Asymmetric cryptography is a synonym for public key cryptography. Asymmetric cryptography provides users with both a public key and a private key. The public key and private key are mathematically related but it is very difficult or impossible for the private key to be discovered using the public key. The public key can be given to anyone and the private key must be kept secret. There are two main uses for this type of a key system. These are.
- To allow anyone to pass a secret message to one person who holds the private key. This method provides confidentiality.
- To allow someone to send a message that they can prove they have sent. This method provides sender authentication.
This system allows users to communicate securly without having previously shared a secret or key.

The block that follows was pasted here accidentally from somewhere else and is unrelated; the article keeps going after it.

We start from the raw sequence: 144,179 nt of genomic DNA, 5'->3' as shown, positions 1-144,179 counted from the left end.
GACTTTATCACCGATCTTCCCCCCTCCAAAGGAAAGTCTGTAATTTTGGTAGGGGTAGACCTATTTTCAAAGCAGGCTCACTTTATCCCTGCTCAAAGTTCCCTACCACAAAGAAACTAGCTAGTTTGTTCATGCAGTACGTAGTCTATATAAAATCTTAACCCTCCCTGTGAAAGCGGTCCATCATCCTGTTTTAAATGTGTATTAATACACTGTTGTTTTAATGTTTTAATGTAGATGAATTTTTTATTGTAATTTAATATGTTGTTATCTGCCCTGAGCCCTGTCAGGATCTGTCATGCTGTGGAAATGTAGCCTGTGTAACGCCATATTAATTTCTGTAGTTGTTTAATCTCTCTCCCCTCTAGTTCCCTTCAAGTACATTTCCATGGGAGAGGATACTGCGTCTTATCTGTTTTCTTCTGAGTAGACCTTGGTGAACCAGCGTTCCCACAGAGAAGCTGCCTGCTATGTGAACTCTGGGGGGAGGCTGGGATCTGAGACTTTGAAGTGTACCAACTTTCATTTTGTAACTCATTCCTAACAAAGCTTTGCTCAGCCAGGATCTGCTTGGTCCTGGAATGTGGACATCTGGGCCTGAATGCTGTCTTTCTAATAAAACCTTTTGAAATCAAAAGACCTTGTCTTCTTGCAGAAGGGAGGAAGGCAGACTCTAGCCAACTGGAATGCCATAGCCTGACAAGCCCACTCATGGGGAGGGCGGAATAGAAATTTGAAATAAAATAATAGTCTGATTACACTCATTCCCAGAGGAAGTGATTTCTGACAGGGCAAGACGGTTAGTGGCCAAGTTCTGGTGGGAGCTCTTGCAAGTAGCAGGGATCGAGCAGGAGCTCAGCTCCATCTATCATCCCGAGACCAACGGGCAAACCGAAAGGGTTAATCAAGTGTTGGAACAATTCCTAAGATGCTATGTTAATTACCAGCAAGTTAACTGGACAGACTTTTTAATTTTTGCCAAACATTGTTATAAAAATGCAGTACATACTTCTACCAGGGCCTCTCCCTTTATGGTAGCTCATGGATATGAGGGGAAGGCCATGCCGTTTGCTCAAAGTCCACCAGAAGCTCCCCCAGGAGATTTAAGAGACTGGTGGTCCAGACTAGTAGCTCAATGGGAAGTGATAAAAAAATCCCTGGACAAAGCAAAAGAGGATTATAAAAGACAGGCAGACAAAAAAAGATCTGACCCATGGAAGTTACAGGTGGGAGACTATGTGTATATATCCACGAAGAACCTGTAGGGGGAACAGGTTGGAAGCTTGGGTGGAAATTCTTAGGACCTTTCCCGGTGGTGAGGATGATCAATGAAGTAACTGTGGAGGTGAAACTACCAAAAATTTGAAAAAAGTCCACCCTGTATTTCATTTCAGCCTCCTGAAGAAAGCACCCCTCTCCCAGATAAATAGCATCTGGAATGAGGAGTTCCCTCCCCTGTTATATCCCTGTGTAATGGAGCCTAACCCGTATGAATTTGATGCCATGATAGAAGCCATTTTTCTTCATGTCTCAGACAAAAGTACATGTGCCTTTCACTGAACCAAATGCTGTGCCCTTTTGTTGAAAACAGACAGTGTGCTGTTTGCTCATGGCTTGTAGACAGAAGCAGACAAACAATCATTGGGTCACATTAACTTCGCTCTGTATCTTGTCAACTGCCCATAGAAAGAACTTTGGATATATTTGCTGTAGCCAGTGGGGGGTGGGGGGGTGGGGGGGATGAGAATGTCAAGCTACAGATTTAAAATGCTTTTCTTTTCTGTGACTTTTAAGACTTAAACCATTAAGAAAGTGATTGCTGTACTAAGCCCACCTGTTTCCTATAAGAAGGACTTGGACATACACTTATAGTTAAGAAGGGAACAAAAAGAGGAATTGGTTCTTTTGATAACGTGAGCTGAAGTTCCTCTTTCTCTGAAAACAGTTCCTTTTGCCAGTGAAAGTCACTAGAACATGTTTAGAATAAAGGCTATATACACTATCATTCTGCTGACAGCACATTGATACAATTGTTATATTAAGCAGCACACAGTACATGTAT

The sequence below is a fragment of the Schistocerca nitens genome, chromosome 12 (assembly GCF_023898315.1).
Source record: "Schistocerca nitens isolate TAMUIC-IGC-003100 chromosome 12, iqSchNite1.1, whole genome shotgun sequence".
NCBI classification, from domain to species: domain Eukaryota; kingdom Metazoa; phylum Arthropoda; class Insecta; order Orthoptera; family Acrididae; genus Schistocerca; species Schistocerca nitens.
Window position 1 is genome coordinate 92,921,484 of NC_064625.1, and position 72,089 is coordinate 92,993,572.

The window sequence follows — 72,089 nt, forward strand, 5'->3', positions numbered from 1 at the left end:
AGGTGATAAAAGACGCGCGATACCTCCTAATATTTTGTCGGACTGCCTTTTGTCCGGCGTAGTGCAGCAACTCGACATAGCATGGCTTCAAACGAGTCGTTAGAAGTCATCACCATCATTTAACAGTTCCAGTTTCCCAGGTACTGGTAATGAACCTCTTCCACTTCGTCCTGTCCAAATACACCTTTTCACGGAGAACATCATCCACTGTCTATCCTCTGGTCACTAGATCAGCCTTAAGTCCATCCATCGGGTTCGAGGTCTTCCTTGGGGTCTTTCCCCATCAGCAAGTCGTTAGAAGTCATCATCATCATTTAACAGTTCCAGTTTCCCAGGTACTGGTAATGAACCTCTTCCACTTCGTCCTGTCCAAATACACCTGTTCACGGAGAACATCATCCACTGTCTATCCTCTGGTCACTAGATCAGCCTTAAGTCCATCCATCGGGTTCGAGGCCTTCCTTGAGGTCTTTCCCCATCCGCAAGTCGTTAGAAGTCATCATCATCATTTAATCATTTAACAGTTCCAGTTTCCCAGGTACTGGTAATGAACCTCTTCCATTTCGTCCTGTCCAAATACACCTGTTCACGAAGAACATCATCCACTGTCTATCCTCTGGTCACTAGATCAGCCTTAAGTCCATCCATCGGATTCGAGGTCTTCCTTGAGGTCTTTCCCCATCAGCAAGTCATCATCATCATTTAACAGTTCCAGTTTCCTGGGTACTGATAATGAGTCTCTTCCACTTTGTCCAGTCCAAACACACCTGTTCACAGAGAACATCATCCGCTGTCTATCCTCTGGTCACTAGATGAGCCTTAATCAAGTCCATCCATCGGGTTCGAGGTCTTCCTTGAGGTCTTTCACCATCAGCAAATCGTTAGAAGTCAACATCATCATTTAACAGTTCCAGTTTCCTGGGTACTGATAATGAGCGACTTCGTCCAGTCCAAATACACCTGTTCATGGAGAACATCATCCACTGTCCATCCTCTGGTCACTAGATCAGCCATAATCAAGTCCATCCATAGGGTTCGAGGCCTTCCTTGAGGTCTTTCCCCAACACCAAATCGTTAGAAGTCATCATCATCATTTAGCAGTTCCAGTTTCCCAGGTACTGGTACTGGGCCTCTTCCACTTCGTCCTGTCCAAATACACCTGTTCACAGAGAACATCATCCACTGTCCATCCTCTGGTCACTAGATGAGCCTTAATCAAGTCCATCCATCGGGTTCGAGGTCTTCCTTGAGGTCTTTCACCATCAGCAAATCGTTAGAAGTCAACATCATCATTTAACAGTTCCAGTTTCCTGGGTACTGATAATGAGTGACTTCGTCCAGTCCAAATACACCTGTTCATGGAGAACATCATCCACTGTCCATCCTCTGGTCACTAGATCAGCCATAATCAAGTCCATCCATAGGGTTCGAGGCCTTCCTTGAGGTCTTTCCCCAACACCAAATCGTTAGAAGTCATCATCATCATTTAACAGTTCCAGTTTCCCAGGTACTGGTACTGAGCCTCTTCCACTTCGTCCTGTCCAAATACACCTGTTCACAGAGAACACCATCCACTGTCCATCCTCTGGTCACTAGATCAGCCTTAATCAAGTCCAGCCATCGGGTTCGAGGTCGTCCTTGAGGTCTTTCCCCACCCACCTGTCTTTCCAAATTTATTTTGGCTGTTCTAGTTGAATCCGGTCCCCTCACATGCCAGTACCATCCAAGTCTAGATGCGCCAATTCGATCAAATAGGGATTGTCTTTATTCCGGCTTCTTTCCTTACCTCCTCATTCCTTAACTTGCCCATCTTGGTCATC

To pass a secret message to one person, the message is encrypted with the public key of that person. The message then can only be decrypted with the person's private key. In this case the message can only be decrypted by the owner of the private key.
To allow someone to send a message and prove they sent it, the message is encrypted with the private key of the person sending the message. Then anyone can decrypt and read the message with the public key. If the public key can be used to successfully decrypt the message, it is proof that the message was really sent by the person who claimed to send it. This method can be used so the author of the message cannot deny having created or sent the message. Normally the hash or CRC value of the message is the only part encrypted to verify the sender of the message. This process is commonly known as a digital signature.
Asymmetric cryptography is usually slower when encrypting and decrypting data than symmetric cryptography.